Here are two Friendly Societies (the Union and Amicable) and a Lodge of Odd Fellows.

The extensive WORKHOUSE on the Mill Brow, was erected in 1811, at the cost of £2,150 for the use of 17 townships, which are incorporated for the support of paupers in this house, agreeable to an act passed in the 22nd of George III., viz. Kirkby-Lonsdale, Barbon, Casterton, Middleton, Firbank, Killington, Hutton Roof, and Old Hutton, in Westmorland; Whittington, Arkholm-with-Cawood, Melling-with-Wrayton, Cantsfield, Tunstall, Burrow-with-Burrow, and Leck, in Lancashire; and Burton-in-Lonsdale, and Thornton-in-Lonsdale, in Yorkshire. The money spent in erecting the house was borrowed in £50 shares, and besides the interest, one-twentieth part of the capital is liquidated annually, so that the whole debt will be discharged in 1831. Mr. Thomas Parkinson is the governor, and Mr. Thomas Gregg the visiter. The POOR RATES for the township of Kirkby-Lonsdale amounted in 1803, to £561 13s. 10d.; in 1820, to £889 5s. 7 ¼ d.; in 1824, to £702 16s. 1d.; and in 1827, to £820 17s. 10 ¼ d. This township includes the hamlets of BIGGINS, KEARSTWICK, and TARNSIDE.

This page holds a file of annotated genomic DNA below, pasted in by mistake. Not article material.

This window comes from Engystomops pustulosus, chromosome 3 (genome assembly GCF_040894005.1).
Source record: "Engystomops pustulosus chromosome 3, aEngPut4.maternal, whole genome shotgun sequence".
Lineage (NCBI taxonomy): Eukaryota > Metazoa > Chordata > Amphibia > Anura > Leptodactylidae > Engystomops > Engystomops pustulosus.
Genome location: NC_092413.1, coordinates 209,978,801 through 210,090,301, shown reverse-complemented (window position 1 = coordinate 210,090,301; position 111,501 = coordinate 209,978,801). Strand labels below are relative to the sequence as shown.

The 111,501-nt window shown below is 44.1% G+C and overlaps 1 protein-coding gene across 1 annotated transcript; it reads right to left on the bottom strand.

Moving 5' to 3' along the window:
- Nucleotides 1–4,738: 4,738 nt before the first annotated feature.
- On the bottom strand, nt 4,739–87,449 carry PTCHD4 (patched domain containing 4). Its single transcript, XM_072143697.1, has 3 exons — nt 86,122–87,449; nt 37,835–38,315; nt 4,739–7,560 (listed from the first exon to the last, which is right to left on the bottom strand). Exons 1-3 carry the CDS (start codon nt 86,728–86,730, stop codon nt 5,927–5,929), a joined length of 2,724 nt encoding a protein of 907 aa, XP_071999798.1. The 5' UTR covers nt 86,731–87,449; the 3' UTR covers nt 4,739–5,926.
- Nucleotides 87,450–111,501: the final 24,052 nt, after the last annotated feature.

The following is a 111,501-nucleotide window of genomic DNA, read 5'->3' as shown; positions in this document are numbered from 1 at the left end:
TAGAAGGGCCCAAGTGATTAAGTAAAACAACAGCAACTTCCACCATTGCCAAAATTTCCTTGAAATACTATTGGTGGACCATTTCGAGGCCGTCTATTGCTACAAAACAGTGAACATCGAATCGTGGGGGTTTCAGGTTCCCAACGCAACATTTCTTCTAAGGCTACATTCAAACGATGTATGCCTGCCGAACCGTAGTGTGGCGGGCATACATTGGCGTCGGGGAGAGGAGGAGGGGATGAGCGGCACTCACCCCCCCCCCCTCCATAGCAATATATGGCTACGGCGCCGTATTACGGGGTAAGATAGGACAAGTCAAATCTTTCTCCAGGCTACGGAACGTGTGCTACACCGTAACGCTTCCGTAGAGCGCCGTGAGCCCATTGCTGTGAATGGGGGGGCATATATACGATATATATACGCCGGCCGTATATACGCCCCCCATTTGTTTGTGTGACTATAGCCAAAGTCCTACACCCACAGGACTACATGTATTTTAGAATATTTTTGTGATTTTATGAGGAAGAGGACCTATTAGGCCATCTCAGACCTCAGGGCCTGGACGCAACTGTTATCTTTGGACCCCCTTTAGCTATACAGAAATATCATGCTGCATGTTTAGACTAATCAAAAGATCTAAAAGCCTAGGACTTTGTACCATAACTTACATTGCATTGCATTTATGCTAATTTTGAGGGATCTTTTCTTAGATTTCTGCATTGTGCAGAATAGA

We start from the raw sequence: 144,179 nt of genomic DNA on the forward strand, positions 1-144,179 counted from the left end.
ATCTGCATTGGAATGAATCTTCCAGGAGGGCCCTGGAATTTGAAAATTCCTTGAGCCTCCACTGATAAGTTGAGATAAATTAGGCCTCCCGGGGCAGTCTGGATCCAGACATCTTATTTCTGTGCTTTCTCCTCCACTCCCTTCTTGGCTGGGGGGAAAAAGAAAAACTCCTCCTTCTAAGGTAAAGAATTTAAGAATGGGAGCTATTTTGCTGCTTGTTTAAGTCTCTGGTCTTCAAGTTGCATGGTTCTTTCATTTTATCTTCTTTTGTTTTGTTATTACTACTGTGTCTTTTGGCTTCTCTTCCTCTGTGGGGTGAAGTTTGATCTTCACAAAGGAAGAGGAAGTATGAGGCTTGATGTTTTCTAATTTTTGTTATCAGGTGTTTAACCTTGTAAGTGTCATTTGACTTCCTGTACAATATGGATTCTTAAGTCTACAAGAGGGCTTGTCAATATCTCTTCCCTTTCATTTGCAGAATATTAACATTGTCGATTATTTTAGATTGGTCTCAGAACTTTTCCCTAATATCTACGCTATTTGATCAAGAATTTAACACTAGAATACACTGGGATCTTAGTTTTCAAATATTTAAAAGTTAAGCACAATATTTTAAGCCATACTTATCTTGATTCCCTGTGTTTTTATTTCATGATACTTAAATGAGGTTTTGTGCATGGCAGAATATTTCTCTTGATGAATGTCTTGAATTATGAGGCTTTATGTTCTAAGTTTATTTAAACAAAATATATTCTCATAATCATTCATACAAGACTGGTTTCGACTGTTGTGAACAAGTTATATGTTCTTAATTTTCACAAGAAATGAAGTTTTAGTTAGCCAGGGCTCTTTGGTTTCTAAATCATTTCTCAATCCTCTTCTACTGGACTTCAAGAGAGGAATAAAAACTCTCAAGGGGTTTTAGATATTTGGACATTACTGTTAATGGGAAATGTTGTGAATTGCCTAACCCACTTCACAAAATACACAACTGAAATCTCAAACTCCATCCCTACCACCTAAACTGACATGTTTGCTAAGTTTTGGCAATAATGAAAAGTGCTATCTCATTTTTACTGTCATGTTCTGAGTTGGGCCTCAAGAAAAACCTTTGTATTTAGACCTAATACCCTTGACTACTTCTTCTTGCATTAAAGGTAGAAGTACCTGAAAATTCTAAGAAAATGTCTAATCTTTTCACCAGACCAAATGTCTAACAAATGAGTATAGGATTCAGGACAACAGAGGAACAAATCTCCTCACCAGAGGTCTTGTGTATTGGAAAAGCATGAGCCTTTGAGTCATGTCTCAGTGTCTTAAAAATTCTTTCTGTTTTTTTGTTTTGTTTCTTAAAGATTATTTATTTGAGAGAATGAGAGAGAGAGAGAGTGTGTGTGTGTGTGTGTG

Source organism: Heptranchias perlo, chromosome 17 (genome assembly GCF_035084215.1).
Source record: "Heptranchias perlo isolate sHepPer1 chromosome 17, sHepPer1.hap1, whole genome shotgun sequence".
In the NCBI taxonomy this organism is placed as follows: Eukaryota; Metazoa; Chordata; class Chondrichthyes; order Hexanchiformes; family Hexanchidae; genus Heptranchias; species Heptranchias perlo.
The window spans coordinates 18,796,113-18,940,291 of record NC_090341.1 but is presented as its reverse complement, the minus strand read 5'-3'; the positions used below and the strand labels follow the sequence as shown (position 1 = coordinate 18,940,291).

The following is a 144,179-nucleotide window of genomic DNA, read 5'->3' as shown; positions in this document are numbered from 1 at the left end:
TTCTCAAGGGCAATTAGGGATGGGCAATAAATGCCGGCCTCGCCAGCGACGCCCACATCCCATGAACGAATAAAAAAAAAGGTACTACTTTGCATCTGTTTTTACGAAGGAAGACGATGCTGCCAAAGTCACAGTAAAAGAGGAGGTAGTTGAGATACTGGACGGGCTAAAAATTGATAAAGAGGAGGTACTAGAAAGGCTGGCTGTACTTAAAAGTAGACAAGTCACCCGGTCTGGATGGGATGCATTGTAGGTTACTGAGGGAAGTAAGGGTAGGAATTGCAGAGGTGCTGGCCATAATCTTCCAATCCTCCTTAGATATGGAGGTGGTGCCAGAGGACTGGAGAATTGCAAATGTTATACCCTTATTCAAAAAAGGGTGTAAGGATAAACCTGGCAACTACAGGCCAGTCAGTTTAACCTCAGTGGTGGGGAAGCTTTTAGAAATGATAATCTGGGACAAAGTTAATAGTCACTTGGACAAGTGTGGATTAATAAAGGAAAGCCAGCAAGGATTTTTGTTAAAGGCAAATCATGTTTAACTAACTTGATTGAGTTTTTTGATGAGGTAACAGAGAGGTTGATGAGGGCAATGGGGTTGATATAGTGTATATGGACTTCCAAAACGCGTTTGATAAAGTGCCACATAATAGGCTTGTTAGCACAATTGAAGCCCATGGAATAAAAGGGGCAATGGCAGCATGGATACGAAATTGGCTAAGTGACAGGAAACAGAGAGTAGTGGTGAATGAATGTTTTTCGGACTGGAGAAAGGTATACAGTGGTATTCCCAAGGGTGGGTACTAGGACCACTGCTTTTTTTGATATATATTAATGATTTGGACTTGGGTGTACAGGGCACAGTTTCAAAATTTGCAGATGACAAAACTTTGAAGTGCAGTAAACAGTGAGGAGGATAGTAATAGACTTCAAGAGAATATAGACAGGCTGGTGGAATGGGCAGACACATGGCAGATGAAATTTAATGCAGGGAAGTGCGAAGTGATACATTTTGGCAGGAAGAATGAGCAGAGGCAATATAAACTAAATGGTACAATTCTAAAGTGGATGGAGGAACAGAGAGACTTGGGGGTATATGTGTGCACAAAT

The MANOR OF KIRKBY-LONSDALE, like the church, was given to St. Mary’s Abbey, in York, by Ivo de Talebois. After the dissolution it was purchased of the crown in 1557, together with lands and tenements at Hegholme, Kestwaite, Mansergh, Middleton, Biggins, Underley, and Tarnside, by Thomas Carus (then a lawyer of the Middle Temple, and subsequently one of the Justices of the King’s Bench) to be held in capite by the service of the 40th part of a knight’s fee. The family of Carus, who have still possessions in this neighbourhood, were of considerable note before the reign of Henry VIII., but in the 29th of Elizabeth, they sold this manor, with the appurtenances formerly belonging to St. Mary’s Abbey, to William Thornburgh and Thomas Curwen, from whom they passed to the Prestons, of Holker, who sold them to the Lowthers, so that they now belong to the Earl on Lonsdale, who as lord of the manor, has the tolls and the control of the market and fair at Kirkby-Lonsdale, and holds a Court Leet and View of Frankpledge in October, when five Inspectors and Regulators of the market and fairs are appointed, as well as other officers. PETTY SESSIONS for the Lonsdale Ward are held every Thursday at the Rose and Crown Hotel, before two or more of the following magistrates, viz. W. W. C. Wilson, C. Wilson, J. Gibson, A. Nowell, William Moore, Hornby Roughsedge, W. W. Atkinson, and T. Greene, M.P. Esqrs., for whom Mr. Wm. Dawson is clerk.